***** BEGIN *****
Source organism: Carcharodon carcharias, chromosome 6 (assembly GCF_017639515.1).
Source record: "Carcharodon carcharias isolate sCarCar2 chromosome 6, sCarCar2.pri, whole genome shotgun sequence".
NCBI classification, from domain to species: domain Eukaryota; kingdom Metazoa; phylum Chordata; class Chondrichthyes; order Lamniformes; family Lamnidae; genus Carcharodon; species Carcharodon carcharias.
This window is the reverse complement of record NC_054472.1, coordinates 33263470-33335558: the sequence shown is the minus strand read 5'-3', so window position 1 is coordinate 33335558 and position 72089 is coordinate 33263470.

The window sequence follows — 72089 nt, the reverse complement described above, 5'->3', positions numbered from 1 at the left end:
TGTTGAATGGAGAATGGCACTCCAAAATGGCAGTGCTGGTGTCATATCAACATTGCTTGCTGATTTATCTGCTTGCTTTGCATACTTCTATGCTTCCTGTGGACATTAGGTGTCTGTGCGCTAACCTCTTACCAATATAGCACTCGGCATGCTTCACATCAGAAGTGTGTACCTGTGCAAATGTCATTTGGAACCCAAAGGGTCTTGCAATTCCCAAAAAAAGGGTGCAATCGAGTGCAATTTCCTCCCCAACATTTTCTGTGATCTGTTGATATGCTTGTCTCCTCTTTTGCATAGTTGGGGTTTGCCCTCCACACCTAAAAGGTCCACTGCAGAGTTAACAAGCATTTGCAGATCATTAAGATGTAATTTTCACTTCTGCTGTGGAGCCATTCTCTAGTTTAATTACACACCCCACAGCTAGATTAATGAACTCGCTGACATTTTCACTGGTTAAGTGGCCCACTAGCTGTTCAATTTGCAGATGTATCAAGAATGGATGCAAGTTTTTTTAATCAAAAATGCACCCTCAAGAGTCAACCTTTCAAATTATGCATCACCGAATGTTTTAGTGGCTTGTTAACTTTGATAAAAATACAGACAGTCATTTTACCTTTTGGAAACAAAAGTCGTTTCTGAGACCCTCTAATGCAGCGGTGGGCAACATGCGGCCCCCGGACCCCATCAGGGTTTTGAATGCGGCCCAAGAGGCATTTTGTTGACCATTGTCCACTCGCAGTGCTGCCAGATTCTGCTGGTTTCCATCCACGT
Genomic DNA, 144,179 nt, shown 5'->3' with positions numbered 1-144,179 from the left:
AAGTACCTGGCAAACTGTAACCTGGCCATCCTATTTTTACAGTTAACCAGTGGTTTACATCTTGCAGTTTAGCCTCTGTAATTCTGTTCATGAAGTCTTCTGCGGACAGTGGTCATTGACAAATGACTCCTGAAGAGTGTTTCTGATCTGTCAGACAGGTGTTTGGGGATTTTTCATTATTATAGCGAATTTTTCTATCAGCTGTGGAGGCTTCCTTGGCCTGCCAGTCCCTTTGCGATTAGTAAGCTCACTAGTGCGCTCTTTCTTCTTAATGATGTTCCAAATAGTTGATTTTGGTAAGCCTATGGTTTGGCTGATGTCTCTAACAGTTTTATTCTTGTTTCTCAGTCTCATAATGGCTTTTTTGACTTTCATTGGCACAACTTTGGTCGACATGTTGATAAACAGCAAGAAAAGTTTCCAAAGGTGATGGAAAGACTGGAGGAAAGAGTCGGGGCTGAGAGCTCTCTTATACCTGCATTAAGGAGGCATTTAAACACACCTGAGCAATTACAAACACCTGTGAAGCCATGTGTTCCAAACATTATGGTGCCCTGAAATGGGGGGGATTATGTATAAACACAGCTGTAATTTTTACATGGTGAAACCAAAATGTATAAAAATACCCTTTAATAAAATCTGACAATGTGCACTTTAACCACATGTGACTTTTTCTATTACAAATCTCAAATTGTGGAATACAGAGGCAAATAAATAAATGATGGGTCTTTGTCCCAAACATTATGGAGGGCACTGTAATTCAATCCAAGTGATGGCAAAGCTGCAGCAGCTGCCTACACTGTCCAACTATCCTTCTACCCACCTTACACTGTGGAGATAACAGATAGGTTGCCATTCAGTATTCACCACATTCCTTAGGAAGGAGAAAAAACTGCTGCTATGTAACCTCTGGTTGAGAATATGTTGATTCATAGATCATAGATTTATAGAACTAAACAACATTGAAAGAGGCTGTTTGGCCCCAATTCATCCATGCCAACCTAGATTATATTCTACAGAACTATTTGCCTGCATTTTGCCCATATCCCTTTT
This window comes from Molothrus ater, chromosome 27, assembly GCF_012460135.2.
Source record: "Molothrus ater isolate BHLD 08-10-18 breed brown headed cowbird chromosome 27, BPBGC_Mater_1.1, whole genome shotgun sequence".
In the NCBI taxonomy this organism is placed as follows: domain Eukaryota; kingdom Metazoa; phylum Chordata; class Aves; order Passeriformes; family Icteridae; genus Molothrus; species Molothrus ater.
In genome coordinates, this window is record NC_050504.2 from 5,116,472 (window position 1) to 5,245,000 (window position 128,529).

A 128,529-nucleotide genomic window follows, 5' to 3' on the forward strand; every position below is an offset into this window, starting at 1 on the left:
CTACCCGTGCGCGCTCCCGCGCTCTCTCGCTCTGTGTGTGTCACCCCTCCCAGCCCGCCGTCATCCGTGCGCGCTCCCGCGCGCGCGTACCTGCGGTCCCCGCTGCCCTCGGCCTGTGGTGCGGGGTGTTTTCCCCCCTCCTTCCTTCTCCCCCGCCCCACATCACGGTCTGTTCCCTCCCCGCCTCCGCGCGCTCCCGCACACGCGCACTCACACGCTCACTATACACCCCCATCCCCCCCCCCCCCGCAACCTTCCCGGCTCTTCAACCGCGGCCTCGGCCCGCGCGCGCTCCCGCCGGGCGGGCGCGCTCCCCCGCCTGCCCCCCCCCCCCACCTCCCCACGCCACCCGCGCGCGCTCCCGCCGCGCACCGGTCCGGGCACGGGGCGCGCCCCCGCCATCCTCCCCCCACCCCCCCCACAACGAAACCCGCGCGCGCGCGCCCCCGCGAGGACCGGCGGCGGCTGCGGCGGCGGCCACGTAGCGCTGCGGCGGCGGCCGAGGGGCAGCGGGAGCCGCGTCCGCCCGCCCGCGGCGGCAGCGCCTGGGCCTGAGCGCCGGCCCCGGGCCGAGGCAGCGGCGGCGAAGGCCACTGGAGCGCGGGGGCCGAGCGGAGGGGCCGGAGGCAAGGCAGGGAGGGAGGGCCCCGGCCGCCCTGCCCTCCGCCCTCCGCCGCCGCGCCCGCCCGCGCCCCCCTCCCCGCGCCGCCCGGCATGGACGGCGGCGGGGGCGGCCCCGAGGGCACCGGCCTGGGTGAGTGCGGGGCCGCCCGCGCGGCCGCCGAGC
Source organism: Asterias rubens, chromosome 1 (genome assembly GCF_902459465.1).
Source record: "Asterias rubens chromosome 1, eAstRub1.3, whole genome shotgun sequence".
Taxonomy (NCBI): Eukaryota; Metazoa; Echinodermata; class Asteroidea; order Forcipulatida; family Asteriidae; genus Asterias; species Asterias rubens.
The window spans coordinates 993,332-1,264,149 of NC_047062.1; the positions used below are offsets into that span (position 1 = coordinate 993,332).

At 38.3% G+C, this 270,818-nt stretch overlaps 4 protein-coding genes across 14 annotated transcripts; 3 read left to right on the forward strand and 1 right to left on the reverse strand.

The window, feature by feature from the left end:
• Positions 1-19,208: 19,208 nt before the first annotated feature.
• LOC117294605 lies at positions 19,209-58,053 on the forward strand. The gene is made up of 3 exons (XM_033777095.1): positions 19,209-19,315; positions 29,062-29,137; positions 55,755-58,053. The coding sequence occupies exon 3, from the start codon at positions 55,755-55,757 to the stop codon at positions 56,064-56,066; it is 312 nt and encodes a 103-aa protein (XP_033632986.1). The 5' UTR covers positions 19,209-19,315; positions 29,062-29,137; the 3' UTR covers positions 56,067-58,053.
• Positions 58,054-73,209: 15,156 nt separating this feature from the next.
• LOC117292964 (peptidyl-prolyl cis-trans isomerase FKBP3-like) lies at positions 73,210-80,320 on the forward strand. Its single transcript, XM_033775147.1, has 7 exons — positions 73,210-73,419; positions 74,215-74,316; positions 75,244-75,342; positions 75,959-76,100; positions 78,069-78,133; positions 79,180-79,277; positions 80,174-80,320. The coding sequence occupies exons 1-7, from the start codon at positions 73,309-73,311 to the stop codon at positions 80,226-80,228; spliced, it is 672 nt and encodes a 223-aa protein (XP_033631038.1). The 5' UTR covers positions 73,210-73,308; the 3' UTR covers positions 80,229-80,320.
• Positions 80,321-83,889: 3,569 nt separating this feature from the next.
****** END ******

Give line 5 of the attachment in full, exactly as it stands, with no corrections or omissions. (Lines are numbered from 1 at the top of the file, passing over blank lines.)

The window sequence follows — 72089 nt, the reverse complement described above, 5'->3', positions numbered from 1 at the left end: